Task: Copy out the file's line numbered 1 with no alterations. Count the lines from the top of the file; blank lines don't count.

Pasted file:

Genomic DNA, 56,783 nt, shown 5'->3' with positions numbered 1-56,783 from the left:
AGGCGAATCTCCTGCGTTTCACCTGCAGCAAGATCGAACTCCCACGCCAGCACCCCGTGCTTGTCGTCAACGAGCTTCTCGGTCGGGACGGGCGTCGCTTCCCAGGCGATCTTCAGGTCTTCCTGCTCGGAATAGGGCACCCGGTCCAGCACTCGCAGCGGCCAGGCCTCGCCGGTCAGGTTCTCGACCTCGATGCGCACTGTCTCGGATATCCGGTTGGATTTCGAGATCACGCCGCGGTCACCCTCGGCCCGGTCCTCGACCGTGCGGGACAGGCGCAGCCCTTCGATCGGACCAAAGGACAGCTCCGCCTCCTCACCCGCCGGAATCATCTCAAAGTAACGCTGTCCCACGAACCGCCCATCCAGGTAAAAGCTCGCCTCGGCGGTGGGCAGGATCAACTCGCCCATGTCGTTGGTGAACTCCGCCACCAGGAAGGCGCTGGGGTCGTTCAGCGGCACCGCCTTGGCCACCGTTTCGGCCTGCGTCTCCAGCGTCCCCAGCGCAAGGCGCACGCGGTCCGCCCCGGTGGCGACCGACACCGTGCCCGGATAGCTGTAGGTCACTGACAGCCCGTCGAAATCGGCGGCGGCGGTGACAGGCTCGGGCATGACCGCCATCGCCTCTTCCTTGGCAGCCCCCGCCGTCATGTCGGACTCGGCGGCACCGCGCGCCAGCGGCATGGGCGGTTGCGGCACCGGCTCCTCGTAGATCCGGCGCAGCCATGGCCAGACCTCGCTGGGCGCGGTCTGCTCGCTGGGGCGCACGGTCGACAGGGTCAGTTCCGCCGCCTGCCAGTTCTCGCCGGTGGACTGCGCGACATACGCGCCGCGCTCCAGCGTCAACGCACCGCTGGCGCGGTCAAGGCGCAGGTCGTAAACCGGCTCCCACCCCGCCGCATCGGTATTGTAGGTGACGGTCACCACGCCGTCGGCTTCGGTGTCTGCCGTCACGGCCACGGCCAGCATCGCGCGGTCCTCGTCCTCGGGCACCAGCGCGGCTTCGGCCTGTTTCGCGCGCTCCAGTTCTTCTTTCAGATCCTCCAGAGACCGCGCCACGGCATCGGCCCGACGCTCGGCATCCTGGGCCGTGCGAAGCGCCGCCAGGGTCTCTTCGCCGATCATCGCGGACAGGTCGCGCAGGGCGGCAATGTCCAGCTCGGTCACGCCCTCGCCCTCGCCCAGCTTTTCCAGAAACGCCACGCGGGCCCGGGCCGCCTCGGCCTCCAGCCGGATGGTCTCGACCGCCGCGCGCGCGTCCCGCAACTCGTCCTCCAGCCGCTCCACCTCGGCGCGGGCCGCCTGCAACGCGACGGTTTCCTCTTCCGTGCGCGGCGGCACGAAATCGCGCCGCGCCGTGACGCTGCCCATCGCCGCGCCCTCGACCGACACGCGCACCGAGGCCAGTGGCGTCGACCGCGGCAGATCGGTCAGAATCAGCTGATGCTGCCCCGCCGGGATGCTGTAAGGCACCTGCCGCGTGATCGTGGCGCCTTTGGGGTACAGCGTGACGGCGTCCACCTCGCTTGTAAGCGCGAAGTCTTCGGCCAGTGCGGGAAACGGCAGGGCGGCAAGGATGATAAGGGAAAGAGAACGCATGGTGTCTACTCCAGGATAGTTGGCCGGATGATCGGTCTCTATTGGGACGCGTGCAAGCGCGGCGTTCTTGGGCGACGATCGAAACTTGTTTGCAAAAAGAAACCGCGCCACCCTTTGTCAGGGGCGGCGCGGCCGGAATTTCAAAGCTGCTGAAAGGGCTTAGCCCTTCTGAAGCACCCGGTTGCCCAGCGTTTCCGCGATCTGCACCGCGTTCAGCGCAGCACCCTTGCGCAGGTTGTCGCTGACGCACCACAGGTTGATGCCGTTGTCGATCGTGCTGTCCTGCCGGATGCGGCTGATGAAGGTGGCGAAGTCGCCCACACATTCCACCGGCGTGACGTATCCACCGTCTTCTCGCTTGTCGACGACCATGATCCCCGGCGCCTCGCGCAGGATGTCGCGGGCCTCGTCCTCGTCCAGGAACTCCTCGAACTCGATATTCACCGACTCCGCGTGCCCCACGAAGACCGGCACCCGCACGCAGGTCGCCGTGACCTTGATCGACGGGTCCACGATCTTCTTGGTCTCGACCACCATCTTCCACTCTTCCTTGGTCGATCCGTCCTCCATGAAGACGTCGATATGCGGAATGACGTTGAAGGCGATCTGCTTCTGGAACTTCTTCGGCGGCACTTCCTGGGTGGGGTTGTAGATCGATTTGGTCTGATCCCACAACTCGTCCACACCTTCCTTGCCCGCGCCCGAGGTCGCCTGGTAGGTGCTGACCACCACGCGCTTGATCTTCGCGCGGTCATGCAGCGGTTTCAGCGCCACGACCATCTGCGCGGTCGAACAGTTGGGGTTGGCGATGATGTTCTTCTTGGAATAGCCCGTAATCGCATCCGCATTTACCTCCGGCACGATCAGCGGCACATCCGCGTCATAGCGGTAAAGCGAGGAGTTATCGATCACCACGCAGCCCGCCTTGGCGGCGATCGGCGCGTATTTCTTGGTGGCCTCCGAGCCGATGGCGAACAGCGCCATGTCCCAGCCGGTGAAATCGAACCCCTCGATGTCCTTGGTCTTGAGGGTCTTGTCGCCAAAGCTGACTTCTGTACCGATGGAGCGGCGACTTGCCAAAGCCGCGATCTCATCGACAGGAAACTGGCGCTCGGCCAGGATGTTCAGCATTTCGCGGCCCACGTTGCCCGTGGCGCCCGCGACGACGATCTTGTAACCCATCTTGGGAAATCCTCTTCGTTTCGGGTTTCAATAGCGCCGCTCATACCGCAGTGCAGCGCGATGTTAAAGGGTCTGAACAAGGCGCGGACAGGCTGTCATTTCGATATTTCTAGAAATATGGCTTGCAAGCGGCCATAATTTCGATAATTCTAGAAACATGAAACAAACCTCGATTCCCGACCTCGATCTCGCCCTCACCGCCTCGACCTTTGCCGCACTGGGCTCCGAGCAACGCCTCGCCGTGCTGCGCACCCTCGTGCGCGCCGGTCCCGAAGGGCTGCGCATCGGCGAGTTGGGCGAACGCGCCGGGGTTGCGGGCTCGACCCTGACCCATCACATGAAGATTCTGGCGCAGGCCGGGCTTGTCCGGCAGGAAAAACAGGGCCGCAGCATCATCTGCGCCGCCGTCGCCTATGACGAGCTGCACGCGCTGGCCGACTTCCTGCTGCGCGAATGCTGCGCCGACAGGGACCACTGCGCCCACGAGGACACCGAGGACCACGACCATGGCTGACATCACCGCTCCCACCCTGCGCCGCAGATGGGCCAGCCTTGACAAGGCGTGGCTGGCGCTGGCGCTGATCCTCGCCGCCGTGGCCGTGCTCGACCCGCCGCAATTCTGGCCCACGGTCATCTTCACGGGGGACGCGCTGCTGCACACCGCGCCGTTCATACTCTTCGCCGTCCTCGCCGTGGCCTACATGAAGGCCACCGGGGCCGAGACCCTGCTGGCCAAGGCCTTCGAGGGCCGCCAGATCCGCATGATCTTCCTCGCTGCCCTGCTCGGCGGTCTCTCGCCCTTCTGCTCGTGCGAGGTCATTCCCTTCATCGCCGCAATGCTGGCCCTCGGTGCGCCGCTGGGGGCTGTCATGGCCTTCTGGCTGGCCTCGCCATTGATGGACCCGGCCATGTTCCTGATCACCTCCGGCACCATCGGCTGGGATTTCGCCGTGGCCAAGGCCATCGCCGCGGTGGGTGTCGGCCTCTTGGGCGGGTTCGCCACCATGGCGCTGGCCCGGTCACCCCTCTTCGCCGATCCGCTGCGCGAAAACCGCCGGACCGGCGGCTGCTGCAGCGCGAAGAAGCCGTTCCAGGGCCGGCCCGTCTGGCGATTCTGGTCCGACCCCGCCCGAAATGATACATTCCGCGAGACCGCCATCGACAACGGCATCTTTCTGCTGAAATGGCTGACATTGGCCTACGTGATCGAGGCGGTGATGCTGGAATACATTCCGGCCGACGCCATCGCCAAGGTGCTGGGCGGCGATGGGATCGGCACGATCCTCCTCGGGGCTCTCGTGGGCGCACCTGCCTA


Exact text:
Genomic DNA, 56,783 nt, shown 5'->3' with positions numbered 1-56,783 from the left: